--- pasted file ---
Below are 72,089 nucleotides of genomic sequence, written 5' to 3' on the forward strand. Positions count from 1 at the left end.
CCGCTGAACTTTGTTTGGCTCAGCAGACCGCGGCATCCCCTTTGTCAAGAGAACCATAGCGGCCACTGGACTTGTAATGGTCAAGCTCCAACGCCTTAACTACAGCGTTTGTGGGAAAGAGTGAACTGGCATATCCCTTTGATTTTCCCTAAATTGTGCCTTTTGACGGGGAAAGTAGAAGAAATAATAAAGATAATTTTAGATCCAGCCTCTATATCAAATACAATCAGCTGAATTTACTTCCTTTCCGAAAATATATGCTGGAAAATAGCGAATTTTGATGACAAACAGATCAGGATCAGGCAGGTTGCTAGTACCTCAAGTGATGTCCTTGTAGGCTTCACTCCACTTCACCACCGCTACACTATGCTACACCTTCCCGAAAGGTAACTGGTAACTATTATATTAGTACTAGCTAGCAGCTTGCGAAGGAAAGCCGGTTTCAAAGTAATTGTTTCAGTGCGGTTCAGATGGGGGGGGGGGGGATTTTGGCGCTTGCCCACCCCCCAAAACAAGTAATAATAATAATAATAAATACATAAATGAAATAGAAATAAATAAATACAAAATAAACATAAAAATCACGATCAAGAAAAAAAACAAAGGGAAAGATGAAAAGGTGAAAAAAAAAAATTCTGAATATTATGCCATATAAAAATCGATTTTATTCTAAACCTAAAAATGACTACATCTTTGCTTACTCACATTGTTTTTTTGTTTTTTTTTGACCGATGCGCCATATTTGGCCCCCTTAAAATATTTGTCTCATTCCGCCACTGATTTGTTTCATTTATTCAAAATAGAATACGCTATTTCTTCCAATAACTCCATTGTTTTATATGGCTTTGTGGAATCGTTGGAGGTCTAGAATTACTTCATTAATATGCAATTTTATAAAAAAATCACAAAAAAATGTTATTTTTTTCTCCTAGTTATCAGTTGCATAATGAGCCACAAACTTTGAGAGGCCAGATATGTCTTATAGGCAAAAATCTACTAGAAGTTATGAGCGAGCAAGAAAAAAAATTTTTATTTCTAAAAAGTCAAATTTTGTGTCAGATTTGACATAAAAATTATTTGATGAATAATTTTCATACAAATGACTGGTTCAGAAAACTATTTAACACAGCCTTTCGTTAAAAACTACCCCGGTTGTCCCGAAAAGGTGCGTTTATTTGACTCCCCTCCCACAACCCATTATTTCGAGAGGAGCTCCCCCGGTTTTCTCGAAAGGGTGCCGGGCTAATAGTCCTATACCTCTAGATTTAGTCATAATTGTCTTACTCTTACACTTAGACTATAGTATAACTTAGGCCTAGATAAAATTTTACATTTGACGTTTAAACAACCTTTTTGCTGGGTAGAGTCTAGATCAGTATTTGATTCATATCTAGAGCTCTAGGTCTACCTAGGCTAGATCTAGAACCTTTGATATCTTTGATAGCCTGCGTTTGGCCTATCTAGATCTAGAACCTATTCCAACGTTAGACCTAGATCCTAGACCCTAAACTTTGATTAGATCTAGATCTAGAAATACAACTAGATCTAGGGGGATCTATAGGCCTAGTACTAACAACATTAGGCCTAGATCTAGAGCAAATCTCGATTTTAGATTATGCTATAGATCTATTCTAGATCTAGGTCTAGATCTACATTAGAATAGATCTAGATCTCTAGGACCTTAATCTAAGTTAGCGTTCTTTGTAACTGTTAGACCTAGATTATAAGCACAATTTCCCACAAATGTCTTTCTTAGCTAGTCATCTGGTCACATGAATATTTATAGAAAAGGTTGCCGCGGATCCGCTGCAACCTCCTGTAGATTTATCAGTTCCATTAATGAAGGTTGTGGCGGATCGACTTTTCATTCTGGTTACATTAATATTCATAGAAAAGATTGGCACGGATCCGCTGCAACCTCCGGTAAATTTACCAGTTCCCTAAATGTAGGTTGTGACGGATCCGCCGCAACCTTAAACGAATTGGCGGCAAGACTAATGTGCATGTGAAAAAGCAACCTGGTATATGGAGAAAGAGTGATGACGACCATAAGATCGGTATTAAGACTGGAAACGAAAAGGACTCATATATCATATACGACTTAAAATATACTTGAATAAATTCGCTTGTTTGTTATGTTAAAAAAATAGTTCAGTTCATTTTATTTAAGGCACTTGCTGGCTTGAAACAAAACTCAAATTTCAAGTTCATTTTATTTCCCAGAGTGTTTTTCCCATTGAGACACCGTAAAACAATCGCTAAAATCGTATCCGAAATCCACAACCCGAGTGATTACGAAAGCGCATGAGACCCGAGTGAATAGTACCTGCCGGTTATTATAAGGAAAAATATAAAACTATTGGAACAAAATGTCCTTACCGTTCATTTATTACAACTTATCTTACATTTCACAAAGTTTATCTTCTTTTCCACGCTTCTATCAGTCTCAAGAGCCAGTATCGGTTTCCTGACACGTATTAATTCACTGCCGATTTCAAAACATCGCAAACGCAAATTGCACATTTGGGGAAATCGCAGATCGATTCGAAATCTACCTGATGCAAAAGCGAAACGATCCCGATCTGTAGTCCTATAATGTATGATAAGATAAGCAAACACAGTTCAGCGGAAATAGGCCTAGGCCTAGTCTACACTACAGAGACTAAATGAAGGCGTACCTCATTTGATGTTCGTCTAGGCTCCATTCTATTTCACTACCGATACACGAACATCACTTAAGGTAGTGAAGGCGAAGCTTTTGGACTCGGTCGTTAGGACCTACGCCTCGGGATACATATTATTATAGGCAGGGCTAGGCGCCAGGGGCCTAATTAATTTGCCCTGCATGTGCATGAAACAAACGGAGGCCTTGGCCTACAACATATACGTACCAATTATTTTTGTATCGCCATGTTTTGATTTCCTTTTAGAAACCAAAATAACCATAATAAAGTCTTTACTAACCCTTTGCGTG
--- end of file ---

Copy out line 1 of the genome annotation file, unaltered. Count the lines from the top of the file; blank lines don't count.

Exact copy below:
Below are 72,089 nucleotides of genomic sequence, written 5' to 3' on the forward strand. Positions count from 1 at the left end.